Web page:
The most dangerous part of a drone is the software.
Ask anyone what is the most dangerous part of their drone, the chances are they’ll tell you the propellers. Whilst that is an understandable reply, it is wrong, the real danger is the many thousands of lines of computer code in your flight controller that will definitely have some bugs.
Every day you use systems tested by entire teams of testers.
Whilst you may not realise it, every system you interact with in your daily life has been tested, typically by teams of testers at various stages whilst the system has been developed, for example, the mobile phone in your pocket, the mobile network it connects to, the web browser you use and the web services you interact with.
As drones can injure people, the importance of software testing for flight controllers cannot be stressed enough.
Every piece of software has some bugs.
Every piece of software has a degree of bugs, software testing is not there to produce bug free software as that aim is all but impossible, it is there however to identify and remove the most serious and most obvious bugs.
There is every chance a software bug could injure you.
Every time you plug your battery into your drone it is the software code that is stopping those razor sharp carbon fibre propellers from arming and slicing into your buttery soft skin.
So be in no doubt the moment you power your drone, your safety and the safety of those around you all depends on the code in your flight controller having been thoroughly tested.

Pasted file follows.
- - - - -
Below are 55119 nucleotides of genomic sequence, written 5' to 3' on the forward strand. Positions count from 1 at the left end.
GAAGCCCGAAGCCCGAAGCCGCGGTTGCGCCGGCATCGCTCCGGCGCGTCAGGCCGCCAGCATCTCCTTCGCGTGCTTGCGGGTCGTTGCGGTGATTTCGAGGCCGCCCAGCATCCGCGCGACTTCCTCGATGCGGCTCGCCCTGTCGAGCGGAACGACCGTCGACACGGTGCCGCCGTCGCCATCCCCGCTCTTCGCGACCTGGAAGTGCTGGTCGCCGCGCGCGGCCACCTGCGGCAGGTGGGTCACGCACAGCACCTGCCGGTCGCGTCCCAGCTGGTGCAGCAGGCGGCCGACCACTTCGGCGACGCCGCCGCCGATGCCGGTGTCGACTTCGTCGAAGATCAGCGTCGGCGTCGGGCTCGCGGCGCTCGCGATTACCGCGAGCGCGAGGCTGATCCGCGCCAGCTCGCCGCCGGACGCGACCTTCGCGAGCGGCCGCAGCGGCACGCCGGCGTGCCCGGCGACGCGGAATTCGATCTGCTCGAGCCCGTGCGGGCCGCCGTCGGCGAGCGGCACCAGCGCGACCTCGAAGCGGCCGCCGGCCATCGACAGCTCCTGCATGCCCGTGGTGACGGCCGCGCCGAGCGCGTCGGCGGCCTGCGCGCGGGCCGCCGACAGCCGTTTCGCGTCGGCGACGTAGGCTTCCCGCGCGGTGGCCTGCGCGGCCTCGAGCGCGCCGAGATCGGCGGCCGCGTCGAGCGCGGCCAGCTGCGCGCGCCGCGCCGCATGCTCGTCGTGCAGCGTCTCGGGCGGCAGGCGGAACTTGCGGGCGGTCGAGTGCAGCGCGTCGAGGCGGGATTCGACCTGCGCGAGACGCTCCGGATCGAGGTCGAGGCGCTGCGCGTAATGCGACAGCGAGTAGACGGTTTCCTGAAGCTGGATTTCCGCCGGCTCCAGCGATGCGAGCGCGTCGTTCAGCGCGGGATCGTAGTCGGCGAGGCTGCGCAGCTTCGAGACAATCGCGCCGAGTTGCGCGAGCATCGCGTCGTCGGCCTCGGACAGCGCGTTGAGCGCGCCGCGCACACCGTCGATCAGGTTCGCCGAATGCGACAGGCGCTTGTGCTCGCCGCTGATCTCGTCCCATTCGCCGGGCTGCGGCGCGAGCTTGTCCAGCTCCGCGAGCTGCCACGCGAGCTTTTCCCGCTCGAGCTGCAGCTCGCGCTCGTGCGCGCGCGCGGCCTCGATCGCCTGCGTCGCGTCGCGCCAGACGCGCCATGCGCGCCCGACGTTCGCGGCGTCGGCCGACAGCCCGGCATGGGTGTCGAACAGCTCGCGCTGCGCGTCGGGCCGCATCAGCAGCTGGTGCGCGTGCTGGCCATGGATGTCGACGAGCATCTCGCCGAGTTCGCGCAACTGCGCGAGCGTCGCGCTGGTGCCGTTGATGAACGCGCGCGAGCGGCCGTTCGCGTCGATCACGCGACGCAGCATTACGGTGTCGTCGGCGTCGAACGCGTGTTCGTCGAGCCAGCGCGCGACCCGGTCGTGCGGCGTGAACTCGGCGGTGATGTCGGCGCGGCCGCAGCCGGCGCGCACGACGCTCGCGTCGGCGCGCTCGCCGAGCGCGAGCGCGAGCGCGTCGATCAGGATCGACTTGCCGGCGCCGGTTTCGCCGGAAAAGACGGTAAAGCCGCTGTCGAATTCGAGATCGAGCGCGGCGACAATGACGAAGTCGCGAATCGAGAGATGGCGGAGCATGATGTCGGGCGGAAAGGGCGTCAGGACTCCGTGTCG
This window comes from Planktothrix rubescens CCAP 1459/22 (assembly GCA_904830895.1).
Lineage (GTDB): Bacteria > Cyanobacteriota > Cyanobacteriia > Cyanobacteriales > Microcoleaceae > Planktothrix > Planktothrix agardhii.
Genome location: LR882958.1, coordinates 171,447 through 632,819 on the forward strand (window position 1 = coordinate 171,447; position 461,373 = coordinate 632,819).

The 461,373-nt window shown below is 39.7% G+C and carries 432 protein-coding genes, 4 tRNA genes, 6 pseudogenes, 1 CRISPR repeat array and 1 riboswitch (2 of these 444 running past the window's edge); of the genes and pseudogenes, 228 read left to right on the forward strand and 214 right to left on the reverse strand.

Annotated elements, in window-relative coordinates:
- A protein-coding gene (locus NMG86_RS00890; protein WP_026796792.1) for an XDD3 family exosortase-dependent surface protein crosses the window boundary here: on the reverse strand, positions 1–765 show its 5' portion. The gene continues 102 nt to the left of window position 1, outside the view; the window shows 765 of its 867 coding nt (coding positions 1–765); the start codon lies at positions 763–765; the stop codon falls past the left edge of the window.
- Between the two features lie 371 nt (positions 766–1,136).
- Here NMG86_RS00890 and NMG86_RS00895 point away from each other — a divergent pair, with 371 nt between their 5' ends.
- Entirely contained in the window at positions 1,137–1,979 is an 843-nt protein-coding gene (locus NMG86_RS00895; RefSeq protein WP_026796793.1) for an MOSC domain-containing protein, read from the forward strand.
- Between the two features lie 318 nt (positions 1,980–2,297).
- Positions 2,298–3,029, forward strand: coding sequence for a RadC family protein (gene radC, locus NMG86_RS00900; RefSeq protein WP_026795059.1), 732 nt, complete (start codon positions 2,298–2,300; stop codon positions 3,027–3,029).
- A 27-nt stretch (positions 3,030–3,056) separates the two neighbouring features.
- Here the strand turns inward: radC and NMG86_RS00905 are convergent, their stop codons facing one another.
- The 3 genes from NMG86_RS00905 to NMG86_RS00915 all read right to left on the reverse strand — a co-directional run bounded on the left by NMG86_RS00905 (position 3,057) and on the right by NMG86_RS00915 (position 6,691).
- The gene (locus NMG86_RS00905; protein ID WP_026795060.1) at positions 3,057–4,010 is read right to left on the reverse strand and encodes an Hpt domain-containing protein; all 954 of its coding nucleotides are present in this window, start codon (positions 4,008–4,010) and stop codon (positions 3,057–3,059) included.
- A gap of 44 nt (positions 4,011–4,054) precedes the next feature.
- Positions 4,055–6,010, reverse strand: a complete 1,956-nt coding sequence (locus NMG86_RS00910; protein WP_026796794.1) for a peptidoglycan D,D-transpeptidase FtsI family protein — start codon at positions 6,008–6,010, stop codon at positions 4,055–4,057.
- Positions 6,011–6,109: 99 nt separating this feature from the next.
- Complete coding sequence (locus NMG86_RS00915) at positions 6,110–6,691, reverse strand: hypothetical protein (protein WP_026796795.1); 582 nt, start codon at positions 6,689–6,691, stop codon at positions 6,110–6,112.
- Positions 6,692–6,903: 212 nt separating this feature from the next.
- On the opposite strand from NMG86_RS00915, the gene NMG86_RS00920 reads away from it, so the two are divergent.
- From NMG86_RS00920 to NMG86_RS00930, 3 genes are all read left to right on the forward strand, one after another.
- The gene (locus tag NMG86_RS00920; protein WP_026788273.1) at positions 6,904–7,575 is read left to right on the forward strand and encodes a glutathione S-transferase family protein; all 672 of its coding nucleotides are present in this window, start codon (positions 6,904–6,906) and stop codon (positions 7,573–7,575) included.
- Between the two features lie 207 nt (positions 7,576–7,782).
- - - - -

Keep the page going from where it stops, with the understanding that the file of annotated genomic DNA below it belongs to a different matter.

If you find that new firmware releases of your flight controller introduce serious or obvious bugs, especially if this happens time and again it is a clear sign that proper software testing is not taking place, in a nutshell it is time to consider changing your flight controller.
SDLC the jargon you need to know.
Now for the boring part, but hold on, don’t go away as I’ll keep it simple…
Testing is an integral part of an SDLC (Software Development Life Cycle), software coding is a structured process that is delivered following one of many available methodologies, any reputable company delivering software should be following a methodology and should have that audited, there are recognised accreditations for meeting such audits. In simple terms it is a process and set of rules that should be followed.
A poor Release Note/Changelog should ring alarm bells.
Part of the SDLC is providing a release note, this should be complete, i.e. nothing should be added or removed from the firmware without it being in the release note, if you spot features being added or removed without appearing in a release note then change to another brand of drone as it is a sure sign of a slack and dangerous disregard for process.
A release note should always detail bug fixes and where present, new features, both should be clearly separated so as a user you can make an informed choice about whether to apply a firmware release or not.
Flying in manual mode will not save you.
In your modern flight controllers flying in manual will not necessarily save you from serious software bugs, the manual mode is really a pretend manual, in effect there is less interaction with your inputs but there is still code being executed.
Finally, complacency can kill.
To date the drone industry has been fortunate in that there have been no deaths, incidents involving injuries are few and relatively minor, but if users continue to accept poor software the inevitable outcome is an incident that will be serious, do not accept bugs, challenge manufacturers, challenge them in public, on forums, on Twitter as well as via e-mail.
This article is an updated text from a blog I wrote in 2014 to highlight concerns at poor drone software, a problem that still exists in 2017.